Sotomayor’s dissent in Utah v. Strieff, Part II

September 6, 2016

Last time I read a portion of a dissent by Justice Sotomayor.[1] The Supreme Court of Utah had held that the Utah police had violated the defendant’s constitutional rights. The United States Supreme Court overruled that decision. In the portion of her opinion I read you last time, Justice Sotomayor explained what happens, not always, but what often happens when police stop people. And she explained what the Supreme Court authorizes police to do. Justice Sotomayor explained the ways that stops of people regardless of innocence of any crime, let alone any crime deserving jail time, can injure decent citizens. I didn’t have time to read you the last part of her opinion, so I will read it now:

This case involves a suspicionless stop, one in which the officer initiated this chain of events without justification. As the Justice Department notes,[2] many innocent people are subjected to the humiliations of these unconstitutional searches. The white defendant in this case shows that anyone’s dignity can be violated in this manner.[3] But it is no secret that people of color are disproportionate victims of this type of scrutiny.[4] For generations, black and brown parents have given their children “the talk”—instructing them never to run down the street; always keep your hands where they can be seen; do not even think of talking back to a stranger—all out of fear of how an officer with a gun will react to them.[5]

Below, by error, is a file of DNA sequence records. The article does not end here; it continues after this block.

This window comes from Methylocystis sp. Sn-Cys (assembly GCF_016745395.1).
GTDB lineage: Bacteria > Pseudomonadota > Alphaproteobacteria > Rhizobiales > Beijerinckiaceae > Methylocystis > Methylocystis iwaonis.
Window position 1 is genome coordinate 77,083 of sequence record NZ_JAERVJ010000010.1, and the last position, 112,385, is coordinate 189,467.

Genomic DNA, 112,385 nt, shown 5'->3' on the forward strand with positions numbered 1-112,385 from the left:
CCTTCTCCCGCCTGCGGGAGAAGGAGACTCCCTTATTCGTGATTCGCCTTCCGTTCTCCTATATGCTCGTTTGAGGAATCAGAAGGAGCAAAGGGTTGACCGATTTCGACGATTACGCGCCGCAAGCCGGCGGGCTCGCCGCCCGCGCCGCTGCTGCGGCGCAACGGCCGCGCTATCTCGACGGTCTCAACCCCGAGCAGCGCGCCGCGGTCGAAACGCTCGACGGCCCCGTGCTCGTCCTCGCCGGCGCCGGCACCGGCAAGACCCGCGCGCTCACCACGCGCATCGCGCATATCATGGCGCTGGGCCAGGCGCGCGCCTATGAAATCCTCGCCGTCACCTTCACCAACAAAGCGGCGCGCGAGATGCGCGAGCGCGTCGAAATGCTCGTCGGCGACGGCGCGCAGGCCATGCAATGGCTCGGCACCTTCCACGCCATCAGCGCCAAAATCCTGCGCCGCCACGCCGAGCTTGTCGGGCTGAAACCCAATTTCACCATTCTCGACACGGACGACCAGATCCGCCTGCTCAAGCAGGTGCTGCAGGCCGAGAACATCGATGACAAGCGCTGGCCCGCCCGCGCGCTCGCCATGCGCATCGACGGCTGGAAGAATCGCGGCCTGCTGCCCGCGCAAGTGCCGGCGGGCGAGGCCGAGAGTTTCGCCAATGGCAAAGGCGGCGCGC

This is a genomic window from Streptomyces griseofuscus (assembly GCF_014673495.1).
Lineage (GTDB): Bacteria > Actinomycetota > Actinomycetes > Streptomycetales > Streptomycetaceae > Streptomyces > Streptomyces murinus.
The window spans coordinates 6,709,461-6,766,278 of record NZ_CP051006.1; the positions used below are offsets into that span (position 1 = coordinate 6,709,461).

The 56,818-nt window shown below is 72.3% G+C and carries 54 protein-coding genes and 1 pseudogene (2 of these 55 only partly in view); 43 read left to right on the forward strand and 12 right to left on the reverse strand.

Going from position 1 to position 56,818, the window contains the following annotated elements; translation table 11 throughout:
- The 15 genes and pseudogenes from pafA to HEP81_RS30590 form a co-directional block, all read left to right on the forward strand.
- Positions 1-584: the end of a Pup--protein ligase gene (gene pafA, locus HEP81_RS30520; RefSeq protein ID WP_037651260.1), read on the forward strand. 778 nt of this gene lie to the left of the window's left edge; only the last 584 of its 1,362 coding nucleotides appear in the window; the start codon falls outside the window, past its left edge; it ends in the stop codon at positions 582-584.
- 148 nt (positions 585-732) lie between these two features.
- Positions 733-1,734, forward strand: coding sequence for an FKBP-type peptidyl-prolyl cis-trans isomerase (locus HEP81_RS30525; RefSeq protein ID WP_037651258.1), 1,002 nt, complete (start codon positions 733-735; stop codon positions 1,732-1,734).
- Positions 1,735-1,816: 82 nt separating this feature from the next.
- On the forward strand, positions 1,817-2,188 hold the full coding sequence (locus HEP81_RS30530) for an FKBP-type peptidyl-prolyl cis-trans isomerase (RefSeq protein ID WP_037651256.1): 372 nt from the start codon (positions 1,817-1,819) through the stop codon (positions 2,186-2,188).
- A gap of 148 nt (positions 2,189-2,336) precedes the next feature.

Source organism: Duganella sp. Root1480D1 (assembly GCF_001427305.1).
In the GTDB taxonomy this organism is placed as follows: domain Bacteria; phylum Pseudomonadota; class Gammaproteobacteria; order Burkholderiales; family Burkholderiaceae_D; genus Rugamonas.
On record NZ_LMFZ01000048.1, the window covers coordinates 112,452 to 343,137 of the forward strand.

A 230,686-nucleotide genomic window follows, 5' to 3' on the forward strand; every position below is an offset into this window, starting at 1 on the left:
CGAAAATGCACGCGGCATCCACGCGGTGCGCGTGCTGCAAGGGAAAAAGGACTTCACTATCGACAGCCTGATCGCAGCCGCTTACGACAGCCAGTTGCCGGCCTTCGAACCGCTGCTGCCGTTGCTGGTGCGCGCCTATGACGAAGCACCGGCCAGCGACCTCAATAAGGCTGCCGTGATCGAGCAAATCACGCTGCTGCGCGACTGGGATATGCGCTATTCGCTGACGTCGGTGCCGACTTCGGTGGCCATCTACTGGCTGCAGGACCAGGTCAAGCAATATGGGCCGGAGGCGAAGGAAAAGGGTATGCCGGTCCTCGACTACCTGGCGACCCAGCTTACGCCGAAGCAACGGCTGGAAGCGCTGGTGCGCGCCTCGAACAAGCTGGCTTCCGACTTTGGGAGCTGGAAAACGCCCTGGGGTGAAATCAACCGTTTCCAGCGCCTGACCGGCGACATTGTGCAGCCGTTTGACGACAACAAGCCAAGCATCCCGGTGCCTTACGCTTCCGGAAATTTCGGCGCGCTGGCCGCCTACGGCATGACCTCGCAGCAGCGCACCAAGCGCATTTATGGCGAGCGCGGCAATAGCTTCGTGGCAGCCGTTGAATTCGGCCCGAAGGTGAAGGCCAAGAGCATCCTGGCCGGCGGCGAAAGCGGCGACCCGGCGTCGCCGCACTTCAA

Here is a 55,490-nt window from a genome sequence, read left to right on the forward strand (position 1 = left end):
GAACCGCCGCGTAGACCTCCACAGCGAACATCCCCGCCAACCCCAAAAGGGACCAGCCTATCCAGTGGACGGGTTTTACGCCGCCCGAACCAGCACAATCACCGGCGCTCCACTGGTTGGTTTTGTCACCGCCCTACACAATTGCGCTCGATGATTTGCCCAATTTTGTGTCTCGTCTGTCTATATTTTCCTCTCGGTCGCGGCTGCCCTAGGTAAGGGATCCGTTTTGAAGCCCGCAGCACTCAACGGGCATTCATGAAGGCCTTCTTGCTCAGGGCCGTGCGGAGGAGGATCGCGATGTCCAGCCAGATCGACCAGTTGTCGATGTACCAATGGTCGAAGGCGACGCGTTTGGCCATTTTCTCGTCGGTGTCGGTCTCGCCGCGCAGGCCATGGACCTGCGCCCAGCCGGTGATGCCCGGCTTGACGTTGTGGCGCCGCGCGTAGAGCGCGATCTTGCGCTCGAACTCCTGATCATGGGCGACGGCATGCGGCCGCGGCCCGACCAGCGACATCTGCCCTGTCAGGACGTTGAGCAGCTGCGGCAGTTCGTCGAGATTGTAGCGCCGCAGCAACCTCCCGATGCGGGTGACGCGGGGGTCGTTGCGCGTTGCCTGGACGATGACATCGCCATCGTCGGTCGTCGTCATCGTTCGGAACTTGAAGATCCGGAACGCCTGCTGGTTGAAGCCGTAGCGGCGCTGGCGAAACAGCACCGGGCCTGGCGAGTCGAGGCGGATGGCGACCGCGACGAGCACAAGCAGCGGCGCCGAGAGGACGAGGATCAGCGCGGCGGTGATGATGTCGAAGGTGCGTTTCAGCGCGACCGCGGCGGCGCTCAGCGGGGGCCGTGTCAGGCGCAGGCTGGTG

By legitimizing the conduct that produces this double consciousness, this case tells everyone, white and black, guilty and innocent, that an officer can verify your legal status at any time. It says that your body is subject to invasion while courts excuse the violation of your rights. It implies that you are not a citizen of a democracy but the subject of a carceral state, just waiting to be cataloged.